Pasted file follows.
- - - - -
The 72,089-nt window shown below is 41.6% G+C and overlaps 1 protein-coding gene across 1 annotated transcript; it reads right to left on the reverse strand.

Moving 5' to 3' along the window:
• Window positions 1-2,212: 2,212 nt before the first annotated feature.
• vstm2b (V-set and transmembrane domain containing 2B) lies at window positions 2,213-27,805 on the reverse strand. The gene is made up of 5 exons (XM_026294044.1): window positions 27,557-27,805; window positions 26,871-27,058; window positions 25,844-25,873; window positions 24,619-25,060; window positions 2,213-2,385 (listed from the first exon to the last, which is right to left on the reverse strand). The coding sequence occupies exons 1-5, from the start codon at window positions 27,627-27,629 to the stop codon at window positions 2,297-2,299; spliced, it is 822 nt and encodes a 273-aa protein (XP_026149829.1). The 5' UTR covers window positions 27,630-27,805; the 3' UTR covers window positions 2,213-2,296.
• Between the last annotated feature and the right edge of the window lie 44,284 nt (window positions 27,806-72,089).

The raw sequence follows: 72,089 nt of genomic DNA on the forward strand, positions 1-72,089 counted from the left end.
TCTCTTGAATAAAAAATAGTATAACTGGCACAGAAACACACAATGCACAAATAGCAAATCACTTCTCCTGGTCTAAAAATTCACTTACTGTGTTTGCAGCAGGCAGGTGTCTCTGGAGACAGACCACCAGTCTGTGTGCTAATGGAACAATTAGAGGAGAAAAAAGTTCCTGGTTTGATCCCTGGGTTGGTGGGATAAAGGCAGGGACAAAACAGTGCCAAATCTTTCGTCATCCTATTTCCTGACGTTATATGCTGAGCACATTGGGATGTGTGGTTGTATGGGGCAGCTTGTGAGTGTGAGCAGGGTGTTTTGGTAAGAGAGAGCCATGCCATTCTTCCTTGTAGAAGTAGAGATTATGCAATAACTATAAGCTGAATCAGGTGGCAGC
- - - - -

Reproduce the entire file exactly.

The 72,089-nt window shown below is 41.6% G+C and overlaps 1 protein-coding gene across 1 annotated transcript; it reads right to left on the reverse strand.

Moving 5' to 3' along the window:
• Window positions 1-2,212: 2,212 nt before the first annotated feature.
• vstm2b (V-set and transmembrane domain containing 2B) lies at window positions 2,213-27,805 on the reverse strand. The gene is made up of 5 exons (XM_026294044.1): window positions 27,557-27,805; window positions 26,871-27,058; window positions 25,844-25,873; window positions 24,619-25,060; window positions 2,213-2,385 (listed from the first exon to the last, which is right to left on the reverse strand). The coding sequence occupies exons 1-5, from the start codon at window positions 27,627-27,629 to the stop codon at window positions 2,297-2,299; spliced, it is 822 nt and encodes a 273-aa protein (XP_026149829.1). The 5' UTR covers window positions 27,630-27,805; the 3' UTR covers window positions 2,213-2,296.
• Between the last annotated feature and the right edge of the window lie 44,284 nt (window positions 27,806-72,089).

The raw sequence follows: 72,089 nt of genomic DNA on the forward strand, positions 1-72,089 counted from the left end.
TCTCTTGAATAAAAAATAGTATAACTGGCACAGAAACACACAATGCACAAATAGCAAATCACTTCTCCTGGTCTAAAAATTCACTTACTGTGTTTGCAGCAGGCAGGTGTCTCTGGAGACAGACCACCAGTCTGTGTGCTAATGGAACAATTAGAGGAGAAAAAAGTTCCTGGTTTGATCCCTGGGTTGGTGGGATAAAGGCAGGGACAAAACAGTGCCAAATCTTTCGTCATCCTATTTCCTGACGTTATATGCTGAGCACATTGGGATGTGTGGTTGTATGGGGCAGCTTGTGAGTGTGAGCAGGGTGTTTTGGTAAGAGAGAGCCATGCCATTCTTCCTTGTAGAAGTAGAGATTATGCAATAACTATAAGCTGAATCAGGTGGCAGC